Sri Lanka is the most beautiful and ancient country in South Asia. It is an attractive island located in the Indian ocean. Sri Lanka offers a staggering number of UNESCO World Heritage Sites and natural beauties.
Whether you are interested in animals or history, Sri Lanka will provide you with an unforgettable experience. Allow yourself to be taken back in time and prepare to observe nature in a new light. You probably won't be able to visit everything Sri Lanka has to offer during your vacation, but you should try to see at least a few.
1. Ancient City of Polonnaruwa
After the destruction of the Anuradhapura Kingdom in 993, Polonnaruwa Kingdom or the Ancient City of Polonnaruwa served as the second capital of Sri Lanka for three centuries, from the 11th to the 13th centuries. It is found in Sri Lanka's north central province. UNESCO designated Polonnaruwa as a World Heritage Site in 1982 under the name Historic City of Polonnaruwa due to its archeological importance and ancient technological supremacy.
King Vijayabahu declared Polonnaruwa the first capital city after defeating Chola invaders in 1070. Large irrigation networks and reservoirs were constructed during the reign of King Parakramabahu, who ruled from 1153 to 1186. Sri Lanka became known as the "granary of the Orient." Polonnaruwa is home to the ruins of Parakramabahu's glorious kingdom. It is still possible to see the opulence and wealth of this kingdom.
2. Sigiriya Rock
Sigiriya is an old rock castle and palace that stands magnificently 660 feet straight up, erected by King Kashyapa between 473 and 495. It's in Sri Lanka's central province, near the town of Dambulla, in the northern Matale district. The name Sigiriya or Sinhagiri refers to the Lion's Rock, which requires a 1200-step climb to reach the Lion Rock Fortress on top of Sigiriya. There are various platforms that break up the steps and provide a rest stop if needed. Today, the Sigiriya Rock Fortress is a well-known Archeological Treasure, and UNESCO designated it as an eighth wonder of the World Heritage Site in 1982 under the name "Ancient City of Sigiriya Sri Lanka."
3. Ruins of Anuradhapura
Anuradhapura is Sri Lanka's ancient capital and a UNESCO World Heritage Site. In Sri Lanka and around the world, devout Buddhists continue to visit Anuradhapura's ruins, which are believed to be the site where Buddha attained enlightenment on a Bodhi tree branch.
For more than a thousand years, Anuradhapura was Sri Lanka's first capital city. After an invasion, the city was abandoned, and the capital was moved to Polonnaruwa. Monasteries, temples, and palaces can be explored in a single day at Anuradhapura. Anuradhapura is a day trip destination from Dambulla or Sigiriya, though some people choose to stay overnight. Anuradhapura's ruins are worth a visit.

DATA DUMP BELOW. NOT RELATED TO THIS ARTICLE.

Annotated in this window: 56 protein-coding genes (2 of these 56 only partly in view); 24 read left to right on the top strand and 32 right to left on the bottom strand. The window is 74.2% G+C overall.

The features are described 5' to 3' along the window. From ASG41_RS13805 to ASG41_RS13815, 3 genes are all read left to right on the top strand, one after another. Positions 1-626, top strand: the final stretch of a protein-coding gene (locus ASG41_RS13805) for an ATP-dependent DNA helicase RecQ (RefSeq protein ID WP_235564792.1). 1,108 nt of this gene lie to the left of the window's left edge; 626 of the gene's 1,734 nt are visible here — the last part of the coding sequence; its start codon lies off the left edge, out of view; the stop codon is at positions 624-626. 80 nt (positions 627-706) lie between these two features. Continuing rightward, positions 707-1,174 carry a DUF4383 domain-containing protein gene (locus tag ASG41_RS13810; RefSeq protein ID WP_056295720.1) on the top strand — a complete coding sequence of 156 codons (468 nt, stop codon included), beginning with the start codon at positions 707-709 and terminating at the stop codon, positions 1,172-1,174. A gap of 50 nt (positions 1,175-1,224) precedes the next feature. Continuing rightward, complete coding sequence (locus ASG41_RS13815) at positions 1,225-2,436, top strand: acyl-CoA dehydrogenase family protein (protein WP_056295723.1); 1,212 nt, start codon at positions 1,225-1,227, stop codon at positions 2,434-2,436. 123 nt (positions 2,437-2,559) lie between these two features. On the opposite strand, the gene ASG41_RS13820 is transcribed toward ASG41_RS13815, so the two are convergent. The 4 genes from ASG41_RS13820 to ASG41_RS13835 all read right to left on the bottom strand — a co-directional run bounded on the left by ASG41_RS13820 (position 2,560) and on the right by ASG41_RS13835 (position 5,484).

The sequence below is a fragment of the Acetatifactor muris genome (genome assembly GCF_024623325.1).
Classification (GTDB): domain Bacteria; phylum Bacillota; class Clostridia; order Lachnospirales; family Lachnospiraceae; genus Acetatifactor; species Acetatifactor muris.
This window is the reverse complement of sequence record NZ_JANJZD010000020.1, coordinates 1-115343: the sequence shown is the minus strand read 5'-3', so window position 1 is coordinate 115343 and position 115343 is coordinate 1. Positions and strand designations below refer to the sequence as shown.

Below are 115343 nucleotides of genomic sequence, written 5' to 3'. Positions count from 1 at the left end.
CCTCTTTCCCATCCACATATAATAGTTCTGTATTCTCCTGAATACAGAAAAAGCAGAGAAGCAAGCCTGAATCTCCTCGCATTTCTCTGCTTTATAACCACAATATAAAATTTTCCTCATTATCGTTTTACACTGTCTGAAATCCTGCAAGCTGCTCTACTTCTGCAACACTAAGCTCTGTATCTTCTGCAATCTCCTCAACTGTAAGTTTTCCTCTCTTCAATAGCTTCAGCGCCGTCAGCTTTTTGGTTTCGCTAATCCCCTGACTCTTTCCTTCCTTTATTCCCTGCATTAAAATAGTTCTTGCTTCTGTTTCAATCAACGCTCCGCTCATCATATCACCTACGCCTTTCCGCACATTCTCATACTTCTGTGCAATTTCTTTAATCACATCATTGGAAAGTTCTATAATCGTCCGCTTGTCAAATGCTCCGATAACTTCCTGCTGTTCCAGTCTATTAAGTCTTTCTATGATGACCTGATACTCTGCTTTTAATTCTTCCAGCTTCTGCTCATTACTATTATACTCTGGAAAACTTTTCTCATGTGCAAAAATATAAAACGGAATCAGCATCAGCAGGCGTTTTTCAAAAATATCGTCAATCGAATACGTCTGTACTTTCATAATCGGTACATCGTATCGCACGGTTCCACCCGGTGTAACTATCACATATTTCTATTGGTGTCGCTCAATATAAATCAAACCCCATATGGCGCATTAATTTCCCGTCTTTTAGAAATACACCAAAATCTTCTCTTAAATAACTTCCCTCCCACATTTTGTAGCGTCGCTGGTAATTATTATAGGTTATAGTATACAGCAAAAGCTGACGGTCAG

4. Old Town of Galle
Dutch Fort, also known as Galle Fort, was built by the Portuguese on Sri Lanka's south-west coast. Construction of the first fortifications began in the late 16th century. Although it was heavily modified in 17th-century Holland, it remains one of Southeast Asia's most significant archeological, architectural, and historical monuments. UNESCO announced that the site was designated a World Heritage Site for its unique exposition of an urban ensemble that illustrates the interaction of European architecture and South Asian traditions from the 16th to the 19th centuries, criterion number four for such recognition.
5. Sacred City of Kandy & Temple of the Tooth
World-famous Temple of the Sacred Tooth Relic, where Gautama Buddha's left canine tooth is enshrined. A world heritage site, the temple is visited daily by thousands of local and foreign devotees and tourists. Besides being highly revered by Buddhists around the world, the temple has immense cultural value. "Dalada Mandira" shrines that housed the Sacred Tooth Relic were built in the same style as the temples in Kandy.
The Sacred Tooth Relic Temple is located in Kandy, Sri Lanka, near the ancient Royal Palace to the north and the forest reserve called "Udawaththa Kelaya" to the east of the temple. "Kiri Muhuda" in the south, and "Natha and Paththini Devala" in western Sri Lanka are other names for the famous Kandy Lake. Decorative carvings made of gold, silver, bronze, and ivory adorn the temple.
6. Dambulla Temple
The Rock Temple of Dambulla, also known as Jumbukola Vihara (Dambulla Cave Temple) in the Mahavamsa, the principal Pali Chronicle of Sri Lanka, is located approximately 47 miles northwest of Kandy, the last capital of the Sinhalese kings, on the main road to Anuradhapura.
As the shortest route from Colombo to Dambulla, it passes through Kurunegala, one of the ancient Sinhalese kings' capitals. Aluvihare, the other rock temple of equal fame, is located about 26 miles south of Kandy Dambulla on the Kandy Dambulla Road. A distance of about twelve miles to the north-east of Dambulla is the famous fortress of Sigiriya, which is adorned with beautiful frescoes. Dambulla is a scent of unique interest. Its rock temples are the most extensive in the Island, and one of the most ancient, and in the highest state of preservation and order. Dambulla's dambulu-gala (the rock) is almost completely enclosed and vast in size. Approximately 600 feet separate it from the plain on a perpendicular basis. A very small percentage of its surface is made up of wood, and the rest is bare and dark in coloration.